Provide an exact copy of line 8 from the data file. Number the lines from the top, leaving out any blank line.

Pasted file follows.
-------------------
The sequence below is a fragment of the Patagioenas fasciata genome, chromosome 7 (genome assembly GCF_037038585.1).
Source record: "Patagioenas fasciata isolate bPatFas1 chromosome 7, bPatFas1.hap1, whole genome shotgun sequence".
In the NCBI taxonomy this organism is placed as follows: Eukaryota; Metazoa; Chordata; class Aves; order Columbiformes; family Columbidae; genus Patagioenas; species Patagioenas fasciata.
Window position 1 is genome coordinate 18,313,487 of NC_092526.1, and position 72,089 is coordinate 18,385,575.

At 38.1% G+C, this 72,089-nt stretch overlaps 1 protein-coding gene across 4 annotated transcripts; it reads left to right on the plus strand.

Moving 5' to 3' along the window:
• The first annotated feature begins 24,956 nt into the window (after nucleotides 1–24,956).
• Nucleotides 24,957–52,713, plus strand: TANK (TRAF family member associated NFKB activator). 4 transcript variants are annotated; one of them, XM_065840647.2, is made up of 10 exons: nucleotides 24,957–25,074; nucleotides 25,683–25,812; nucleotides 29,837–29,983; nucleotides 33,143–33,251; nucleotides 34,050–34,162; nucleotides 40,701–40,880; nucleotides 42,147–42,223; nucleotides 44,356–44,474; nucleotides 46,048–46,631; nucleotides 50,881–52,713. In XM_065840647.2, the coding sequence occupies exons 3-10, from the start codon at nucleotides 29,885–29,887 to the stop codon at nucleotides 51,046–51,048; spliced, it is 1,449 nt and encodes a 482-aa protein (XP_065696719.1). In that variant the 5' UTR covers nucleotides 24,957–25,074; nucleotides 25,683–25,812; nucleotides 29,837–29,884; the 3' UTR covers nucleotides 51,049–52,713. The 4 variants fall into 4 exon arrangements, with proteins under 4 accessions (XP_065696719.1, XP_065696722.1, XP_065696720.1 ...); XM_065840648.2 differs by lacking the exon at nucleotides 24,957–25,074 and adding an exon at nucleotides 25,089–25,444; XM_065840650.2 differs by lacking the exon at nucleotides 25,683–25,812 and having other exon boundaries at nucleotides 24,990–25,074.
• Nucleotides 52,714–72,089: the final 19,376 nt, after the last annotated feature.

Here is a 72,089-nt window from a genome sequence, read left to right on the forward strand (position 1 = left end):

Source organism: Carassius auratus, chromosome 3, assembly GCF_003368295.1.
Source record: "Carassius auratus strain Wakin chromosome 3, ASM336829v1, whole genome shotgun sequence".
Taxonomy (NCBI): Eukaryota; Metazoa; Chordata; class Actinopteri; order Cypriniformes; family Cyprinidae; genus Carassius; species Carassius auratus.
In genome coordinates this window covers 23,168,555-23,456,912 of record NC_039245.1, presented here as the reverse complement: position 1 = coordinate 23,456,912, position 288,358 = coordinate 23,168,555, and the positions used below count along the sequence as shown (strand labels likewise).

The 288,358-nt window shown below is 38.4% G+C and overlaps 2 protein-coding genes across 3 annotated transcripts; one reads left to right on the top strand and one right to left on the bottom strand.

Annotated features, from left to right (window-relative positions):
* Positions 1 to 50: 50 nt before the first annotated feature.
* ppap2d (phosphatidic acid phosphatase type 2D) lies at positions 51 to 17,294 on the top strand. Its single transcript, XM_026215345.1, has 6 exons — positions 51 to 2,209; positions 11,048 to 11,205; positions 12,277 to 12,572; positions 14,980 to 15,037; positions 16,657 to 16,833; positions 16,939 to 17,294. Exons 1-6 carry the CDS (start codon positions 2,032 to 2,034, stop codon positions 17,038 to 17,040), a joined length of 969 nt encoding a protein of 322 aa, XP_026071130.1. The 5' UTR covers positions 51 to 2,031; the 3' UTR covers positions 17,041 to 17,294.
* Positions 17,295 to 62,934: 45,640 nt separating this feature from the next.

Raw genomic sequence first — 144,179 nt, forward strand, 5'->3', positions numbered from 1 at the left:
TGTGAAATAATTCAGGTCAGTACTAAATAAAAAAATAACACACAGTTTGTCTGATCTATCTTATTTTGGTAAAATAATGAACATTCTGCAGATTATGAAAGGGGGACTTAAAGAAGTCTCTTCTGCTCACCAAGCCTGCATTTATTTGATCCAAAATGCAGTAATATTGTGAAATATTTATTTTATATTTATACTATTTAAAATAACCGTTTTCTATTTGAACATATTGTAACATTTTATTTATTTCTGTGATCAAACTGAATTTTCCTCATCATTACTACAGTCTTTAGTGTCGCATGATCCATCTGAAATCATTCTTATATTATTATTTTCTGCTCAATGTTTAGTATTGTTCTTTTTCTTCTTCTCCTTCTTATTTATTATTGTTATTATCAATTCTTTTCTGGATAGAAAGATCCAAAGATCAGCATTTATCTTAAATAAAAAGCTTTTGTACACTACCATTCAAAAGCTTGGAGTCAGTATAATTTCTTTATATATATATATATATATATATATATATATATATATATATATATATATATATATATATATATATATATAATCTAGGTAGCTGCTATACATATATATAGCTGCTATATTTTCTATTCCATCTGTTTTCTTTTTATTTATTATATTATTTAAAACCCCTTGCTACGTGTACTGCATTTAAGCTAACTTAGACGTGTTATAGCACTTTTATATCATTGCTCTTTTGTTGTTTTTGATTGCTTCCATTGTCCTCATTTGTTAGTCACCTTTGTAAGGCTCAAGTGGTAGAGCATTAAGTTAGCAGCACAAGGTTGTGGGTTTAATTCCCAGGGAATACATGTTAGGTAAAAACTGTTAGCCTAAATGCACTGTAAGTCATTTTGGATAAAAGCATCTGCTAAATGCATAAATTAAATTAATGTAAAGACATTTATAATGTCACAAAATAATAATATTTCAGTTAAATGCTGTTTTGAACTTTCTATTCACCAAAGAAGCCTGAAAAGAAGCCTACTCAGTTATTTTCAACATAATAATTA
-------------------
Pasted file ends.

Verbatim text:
• Nucleotides 24,957–52,713, plus strand: TANK (TRAF family member associated NFKB activator). 4 transcript variants are annotated; one of them, XM_065840647.2, is made up of 10 exons: nucleotides 24,957–25,074; nucleotides 25,683–25,812; nucleotides 29,837–29,983; nucleotides 33,143–33,251; nucleotides 34,050–34,162; nucleotides 40,701–40,880; nucleotides 42,147–42,223; nucleotides 44,356–44,474; nucleotides 46,048–46,631; nucleotides 50,881–52,713. In XM_065840647.2, the coding sequence occupies exons 3-10, from the start codon at nucleotides 29,885–29,887 to the stop codon at nucleotides 51,046–51,048; spliced, it is 1,449 nt and encodes a 482-aa protein (XP_065696719.1). In that variant the 5' UTR covers nucleotides 24,957–25,074; nucleotides 25,683–25,812; nucleotides 29,837–29,884; the 3' UTR covers nucleotides 51,049–52,713. The 4 variants fall into 4 exon arrangements, with proteins under 4 accessions (XP_065696719.1, XP_065696722.1, XP_065696720.1 ...); XM_065840648.2 differs by lacking the exon at nucleotides 24,957–25,074 and adding an exon at nucleotides 25,089–25,444; XM_065840650.2 differs by lacking the exon at nucleotides 25,683–25,812 and having other exon boundaries at nucleotides 24,990–25,074.